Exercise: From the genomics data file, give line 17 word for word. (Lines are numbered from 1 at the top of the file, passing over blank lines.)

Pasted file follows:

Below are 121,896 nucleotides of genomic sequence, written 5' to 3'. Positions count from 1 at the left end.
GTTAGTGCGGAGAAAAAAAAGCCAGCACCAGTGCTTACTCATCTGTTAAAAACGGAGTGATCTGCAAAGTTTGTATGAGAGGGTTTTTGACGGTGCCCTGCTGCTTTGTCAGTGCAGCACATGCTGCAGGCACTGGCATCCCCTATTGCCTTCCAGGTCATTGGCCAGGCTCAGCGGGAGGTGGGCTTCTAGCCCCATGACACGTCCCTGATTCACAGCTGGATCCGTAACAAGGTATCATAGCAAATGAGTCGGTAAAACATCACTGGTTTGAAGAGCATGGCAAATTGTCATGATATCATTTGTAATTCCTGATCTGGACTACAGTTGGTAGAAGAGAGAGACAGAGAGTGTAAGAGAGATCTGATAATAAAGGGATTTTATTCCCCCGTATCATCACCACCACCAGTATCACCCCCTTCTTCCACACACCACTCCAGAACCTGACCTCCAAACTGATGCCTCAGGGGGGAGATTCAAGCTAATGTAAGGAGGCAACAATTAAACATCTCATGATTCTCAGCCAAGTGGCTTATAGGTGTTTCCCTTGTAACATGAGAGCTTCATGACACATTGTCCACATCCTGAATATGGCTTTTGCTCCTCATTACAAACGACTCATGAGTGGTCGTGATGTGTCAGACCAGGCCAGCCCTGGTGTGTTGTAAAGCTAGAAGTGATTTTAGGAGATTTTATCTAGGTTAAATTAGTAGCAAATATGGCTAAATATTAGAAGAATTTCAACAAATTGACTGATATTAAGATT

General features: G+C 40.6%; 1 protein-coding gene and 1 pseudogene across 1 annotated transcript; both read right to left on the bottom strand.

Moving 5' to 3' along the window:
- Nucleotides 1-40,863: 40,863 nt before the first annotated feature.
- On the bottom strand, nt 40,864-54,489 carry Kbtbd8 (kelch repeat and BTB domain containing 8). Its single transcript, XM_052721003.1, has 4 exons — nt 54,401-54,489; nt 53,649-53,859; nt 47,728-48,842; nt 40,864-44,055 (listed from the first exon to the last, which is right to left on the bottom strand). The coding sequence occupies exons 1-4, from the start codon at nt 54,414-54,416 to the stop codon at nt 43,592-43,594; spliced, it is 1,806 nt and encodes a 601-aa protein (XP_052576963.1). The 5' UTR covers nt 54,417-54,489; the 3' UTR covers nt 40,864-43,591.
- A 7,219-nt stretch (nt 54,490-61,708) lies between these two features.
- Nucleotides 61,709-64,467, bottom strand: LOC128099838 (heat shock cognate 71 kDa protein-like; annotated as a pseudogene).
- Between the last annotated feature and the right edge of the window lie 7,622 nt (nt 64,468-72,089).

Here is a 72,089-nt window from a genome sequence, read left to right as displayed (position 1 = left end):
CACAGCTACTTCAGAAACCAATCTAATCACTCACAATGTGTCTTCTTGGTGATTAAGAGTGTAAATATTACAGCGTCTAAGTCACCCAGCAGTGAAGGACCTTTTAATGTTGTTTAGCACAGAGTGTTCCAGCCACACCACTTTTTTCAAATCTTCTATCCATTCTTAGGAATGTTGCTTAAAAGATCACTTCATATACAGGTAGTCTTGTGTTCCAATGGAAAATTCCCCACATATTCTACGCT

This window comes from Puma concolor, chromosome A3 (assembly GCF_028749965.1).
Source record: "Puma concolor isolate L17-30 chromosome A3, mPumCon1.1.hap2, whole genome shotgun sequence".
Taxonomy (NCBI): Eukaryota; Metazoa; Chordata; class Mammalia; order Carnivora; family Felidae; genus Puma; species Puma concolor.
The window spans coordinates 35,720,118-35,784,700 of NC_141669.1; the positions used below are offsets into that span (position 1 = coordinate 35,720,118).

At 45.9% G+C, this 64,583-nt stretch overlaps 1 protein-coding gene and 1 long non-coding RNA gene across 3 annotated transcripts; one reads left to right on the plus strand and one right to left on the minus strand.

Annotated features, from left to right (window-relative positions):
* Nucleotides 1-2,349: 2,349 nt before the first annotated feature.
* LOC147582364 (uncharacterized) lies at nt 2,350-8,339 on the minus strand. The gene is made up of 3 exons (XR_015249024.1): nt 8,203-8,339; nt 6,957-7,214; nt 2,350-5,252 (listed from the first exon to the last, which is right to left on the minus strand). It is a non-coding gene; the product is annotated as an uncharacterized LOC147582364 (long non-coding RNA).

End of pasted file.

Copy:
Annotated features, from left to right (window-relative positions):